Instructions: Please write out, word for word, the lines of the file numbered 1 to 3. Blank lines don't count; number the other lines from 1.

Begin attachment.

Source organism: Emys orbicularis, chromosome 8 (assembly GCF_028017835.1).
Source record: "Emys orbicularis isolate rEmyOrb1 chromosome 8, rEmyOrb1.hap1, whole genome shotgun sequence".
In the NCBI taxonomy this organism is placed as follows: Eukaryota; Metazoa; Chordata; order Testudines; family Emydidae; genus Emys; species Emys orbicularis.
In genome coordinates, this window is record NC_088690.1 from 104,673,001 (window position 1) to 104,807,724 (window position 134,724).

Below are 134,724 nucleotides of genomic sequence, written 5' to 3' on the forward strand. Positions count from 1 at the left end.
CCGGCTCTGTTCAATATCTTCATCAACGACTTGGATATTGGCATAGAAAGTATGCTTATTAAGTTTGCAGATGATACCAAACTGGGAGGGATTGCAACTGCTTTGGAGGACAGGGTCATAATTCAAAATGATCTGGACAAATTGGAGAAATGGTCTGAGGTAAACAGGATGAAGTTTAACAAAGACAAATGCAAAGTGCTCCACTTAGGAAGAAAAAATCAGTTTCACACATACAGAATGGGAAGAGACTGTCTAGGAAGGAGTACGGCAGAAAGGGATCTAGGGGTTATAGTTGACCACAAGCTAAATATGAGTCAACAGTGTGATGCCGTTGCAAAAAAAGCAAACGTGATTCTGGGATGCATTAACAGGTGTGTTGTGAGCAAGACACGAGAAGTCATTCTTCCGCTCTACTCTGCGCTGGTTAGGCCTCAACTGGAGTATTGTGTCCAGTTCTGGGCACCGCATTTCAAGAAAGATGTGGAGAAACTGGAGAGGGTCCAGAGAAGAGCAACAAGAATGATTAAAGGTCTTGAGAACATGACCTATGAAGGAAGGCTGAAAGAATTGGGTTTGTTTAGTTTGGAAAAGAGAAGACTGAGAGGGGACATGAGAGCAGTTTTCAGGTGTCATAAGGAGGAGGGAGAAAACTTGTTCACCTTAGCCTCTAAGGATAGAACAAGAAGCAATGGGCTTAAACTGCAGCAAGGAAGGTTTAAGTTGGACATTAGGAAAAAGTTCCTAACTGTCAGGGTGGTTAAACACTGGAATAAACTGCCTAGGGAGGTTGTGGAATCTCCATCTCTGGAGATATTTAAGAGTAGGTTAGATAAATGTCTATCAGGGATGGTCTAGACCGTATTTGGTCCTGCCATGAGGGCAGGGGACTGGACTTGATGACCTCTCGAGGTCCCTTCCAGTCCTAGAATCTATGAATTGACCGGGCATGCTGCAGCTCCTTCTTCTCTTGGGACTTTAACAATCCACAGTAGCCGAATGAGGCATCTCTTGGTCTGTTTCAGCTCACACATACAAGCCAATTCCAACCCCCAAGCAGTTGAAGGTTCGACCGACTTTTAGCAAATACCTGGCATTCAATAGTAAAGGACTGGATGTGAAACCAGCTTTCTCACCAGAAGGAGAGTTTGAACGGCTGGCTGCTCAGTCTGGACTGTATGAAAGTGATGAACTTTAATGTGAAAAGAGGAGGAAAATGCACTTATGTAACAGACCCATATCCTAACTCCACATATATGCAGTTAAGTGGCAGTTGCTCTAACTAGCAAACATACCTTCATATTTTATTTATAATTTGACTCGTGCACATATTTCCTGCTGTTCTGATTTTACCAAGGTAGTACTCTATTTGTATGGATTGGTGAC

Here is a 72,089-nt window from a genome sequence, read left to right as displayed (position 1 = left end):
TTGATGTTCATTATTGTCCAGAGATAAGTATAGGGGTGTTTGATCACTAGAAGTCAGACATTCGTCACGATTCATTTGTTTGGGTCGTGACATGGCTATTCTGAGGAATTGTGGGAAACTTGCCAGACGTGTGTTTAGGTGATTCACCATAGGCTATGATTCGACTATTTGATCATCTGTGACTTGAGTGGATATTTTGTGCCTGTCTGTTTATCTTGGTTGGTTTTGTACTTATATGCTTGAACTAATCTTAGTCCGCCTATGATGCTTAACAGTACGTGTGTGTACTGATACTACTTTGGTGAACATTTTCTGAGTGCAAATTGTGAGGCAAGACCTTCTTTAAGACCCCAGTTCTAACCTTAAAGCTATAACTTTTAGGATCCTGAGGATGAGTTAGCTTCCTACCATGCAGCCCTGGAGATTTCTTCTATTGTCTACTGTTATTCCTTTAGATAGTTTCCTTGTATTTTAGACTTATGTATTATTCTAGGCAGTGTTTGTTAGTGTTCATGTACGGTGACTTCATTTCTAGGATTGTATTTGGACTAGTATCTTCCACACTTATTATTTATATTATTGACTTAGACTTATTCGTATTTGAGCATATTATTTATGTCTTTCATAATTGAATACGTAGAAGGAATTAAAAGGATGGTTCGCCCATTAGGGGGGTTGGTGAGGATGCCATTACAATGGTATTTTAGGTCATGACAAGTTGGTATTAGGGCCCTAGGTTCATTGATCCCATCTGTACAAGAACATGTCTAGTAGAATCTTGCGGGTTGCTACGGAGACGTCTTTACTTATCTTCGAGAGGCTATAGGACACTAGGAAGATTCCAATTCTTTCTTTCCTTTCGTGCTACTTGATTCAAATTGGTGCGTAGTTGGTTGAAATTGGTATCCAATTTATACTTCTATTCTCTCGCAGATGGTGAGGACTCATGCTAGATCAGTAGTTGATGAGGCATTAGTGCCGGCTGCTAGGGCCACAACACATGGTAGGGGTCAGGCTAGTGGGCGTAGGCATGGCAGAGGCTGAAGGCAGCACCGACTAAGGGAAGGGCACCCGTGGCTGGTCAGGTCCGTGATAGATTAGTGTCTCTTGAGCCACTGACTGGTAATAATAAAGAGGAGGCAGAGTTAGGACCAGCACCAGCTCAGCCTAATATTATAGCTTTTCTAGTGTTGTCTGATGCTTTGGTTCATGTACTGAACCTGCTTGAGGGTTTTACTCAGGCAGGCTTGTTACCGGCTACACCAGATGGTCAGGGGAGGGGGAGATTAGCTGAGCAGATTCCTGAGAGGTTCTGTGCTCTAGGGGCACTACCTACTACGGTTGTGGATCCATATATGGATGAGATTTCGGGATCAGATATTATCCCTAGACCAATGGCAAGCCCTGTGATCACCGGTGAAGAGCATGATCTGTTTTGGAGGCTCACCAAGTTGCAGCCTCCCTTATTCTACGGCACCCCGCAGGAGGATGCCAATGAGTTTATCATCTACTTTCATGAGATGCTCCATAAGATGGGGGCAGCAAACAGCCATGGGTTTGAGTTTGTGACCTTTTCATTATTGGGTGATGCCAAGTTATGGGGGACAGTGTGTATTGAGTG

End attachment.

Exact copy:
Source organism: Emys orbicularis, chromosome 8 (assembly GCF_028017835.1).
Source record: "Emys orbicularis isolate rEmyOrb1 chromosome 8, rEmyOrb1.hap1, whole genome shotgun sequence".
In the NCBI taxonomy this organism is placed as follows: Eukaryota; Metazoa; Chordata; order Testudines; family Emydidae; genus Emys; species Emys orbicularis.